July 8, 2013, by Kelly Cookson
How to encourage innovation
By Simon Mosey, Director of the Haydn Green Institute for Innovation and Entrepreneurship.
Cost-cutting might solve cash flow problems in the short-term, but it does nothing to encourage sustainable growth. To achieve this, companies need to encourage new ideas and develop them into successful innovations and this requires a willingness to do something differently.
It’s important to remember that innovation is a process rather than the result of a “eureka” moment. It starts with the identification of the problem or opportunity and continues all the way through to the innovation or idea being implemented.
In the current climate, many people are too busy fire-fighting or just servicing current customers to take the time to step back and think about problems or opportunities in a new way. New things can be perceived as a distraction – and they demand resources if they are going to come to fruition.
This is a false economy in a business environment where innovation can mean the difference between growth or no growth at all.
At the same time, the reluctance of larger companies to take risks with “the new” presents smaller, more agile companies with a great opportunity to capture the niches or launch disruptive propositions.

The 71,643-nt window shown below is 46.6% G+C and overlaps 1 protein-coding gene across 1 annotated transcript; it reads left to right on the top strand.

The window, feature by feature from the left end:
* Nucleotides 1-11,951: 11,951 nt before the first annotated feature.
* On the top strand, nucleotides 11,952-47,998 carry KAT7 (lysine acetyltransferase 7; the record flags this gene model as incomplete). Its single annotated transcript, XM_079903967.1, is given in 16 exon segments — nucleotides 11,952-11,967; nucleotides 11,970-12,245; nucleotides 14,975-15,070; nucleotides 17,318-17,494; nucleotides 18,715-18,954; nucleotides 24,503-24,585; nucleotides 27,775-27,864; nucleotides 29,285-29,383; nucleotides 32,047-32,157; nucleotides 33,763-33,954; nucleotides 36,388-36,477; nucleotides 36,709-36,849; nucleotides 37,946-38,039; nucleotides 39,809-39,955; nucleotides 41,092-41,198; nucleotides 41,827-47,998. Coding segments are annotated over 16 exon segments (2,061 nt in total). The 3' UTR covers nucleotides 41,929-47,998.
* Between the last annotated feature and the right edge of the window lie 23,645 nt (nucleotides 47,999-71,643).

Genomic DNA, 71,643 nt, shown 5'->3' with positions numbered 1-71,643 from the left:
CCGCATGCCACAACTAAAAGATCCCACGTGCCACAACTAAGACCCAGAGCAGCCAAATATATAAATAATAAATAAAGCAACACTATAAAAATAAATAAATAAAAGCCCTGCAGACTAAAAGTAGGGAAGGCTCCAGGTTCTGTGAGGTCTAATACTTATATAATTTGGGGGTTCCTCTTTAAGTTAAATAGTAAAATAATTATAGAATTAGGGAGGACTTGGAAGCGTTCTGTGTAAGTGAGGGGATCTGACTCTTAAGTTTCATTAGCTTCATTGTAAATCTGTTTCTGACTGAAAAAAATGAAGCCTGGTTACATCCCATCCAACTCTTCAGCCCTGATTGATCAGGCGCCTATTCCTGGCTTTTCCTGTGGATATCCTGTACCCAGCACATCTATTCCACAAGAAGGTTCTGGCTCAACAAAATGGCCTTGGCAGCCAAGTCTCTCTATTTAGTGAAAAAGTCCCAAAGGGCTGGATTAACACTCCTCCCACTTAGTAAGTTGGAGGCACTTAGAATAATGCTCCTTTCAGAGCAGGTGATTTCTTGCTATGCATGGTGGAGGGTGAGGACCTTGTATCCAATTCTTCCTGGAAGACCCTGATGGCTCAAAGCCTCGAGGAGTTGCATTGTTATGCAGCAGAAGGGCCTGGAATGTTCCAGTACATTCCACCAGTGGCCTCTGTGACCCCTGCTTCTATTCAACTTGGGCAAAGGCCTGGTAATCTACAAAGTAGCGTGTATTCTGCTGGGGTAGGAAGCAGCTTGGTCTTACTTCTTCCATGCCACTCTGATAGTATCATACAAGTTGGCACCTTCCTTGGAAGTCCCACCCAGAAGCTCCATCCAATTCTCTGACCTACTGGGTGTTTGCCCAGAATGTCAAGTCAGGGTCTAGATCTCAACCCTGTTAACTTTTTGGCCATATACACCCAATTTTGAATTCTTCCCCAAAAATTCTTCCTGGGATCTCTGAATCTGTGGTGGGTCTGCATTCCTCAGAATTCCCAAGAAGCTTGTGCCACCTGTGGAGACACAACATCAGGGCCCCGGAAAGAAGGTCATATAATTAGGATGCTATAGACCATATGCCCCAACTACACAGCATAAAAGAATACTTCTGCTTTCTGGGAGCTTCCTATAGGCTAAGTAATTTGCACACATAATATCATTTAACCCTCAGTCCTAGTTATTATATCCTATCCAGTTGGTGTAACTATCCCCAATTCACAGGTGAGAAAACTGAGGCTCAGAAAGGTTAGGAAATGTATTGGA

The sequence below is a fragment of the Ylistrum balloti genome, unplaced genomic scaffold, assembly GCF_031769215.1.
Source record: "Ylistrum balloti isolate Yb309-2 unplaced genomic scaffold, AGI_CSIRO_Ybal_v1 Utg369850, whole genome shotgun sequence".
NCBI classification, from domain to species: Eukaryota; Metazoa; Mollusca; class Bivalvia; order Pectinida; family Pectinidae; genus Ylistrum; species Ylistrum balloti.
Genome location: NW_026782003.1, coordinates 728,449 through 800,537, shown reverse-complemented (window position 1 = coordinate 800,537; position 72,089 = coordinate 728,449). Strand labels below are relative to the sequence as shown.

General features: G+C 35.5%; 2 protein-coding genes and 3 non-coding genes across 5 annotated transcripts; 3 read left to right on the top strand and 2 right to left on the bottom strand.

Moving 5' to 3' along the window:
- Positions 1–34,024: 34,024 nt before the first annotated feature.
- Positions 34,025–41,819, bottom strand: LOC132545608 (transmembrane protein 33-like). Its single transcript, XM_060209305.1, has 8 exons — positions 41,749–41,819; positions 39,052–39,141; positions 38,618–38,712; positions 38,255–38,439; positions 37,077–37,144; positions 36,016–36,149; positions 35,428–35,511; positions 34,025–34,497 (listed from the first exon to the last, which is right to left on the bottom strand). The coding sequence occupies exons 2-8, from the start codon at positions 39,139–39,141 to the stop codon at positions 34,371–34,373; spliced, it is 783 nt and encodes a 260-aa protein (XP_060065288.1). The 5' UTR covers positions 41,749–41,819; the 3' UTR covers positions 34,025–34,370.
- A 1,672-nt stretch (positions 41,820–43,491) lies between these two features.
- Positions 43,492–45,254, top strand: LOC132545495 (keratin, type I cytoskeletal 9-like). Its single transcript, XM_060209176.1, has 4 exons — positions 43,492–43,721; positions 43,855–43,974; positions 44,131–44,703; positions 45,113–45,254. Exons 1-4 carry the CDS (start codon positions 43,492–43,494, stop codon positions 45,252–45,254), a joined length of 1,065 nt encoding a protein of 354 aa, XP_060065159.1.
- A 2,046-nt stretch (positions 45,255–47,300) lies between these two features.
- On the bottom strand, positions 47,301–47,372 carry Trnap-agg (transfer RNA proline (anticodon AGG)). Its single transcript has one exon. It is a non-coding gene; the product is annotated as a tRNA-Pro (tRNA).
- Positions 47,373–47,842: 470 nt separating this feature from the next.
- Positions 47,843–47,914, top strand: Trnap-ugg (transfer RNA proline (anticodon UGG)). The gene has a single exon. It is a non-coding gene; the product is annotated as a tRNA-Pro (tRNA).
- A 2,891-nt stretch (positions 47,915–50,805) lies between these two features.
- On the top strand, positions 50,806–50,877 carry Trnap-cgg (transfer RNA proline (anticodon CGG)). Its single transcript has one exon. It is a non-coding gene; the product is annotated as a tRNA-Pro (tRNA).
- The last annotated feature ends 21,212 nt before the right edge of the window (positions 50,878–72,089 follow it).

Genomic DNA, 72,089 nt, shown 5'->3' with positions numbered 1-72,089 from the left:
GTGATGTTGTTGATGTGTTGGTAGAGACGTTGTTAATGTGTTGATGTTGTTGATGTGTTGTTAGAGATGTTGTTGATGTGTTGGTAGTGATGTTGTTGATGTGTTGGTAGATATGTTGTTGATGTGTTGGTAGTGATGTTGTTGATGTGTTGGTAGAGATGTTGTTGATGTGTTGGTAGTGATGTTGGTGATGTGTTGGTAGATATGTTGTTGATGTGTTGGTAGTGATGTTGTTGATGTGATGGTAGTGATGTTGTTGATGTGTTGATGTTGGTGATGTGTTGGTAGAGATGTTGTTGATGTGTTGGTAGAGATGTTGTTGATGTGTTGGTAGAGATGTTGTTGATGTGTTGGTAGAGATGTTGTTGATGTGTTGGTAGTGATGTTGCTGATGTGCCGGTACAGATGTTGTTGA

Six tips to encourage innovation:
Idea capture schemes or suggestion boxes can be useful. But while there is often a flurry of ideas to start with, they will quickly dry up if nothing happens to the ideas or there’s no feedback or follow-up. So ensure the necessary systems and processes are in place.
Innovation starts with great ideas, so it’s crucial that if you’re investing in just one or two, they are the right ones – those that are clearly aligned with the company’s long-term goals. That’s why health-checking the sanity of ideas is crucial and worth spending some time over.
Start by setting the goal that your business will react to new opportunities before anyone else. It’s the businesses that are most able to adapt and respond to external changes in the environment that are the most innovative.
There’s nothing wrong with mistakes
Fear of failure is a barrier to innovation. If an idea fails it doesn’t matter, and people should be encouraged to come back with another. It’s better to have lots of ideas as opposed to just one good idea. Foster a culture of enquiry – one where questions are asked and people are encouraged to challenge.
Ideas need to be recognised and to be rewarded if they are going to keep flowing. Make it explicit that the people who innovate will be rewarded for their ideas and ensure that everyone within the business can contribute. If it’s not practical for the originator of an idea to be involved in its implementation, ensure that they are still fully acknowledged for their initial contribution.
Organisations which encourage innovation will in turn attract ideas and people from outside. So incorporate innovation as part of your employer brand and leverage the fact that creativity and free thinking are core to your culture and values.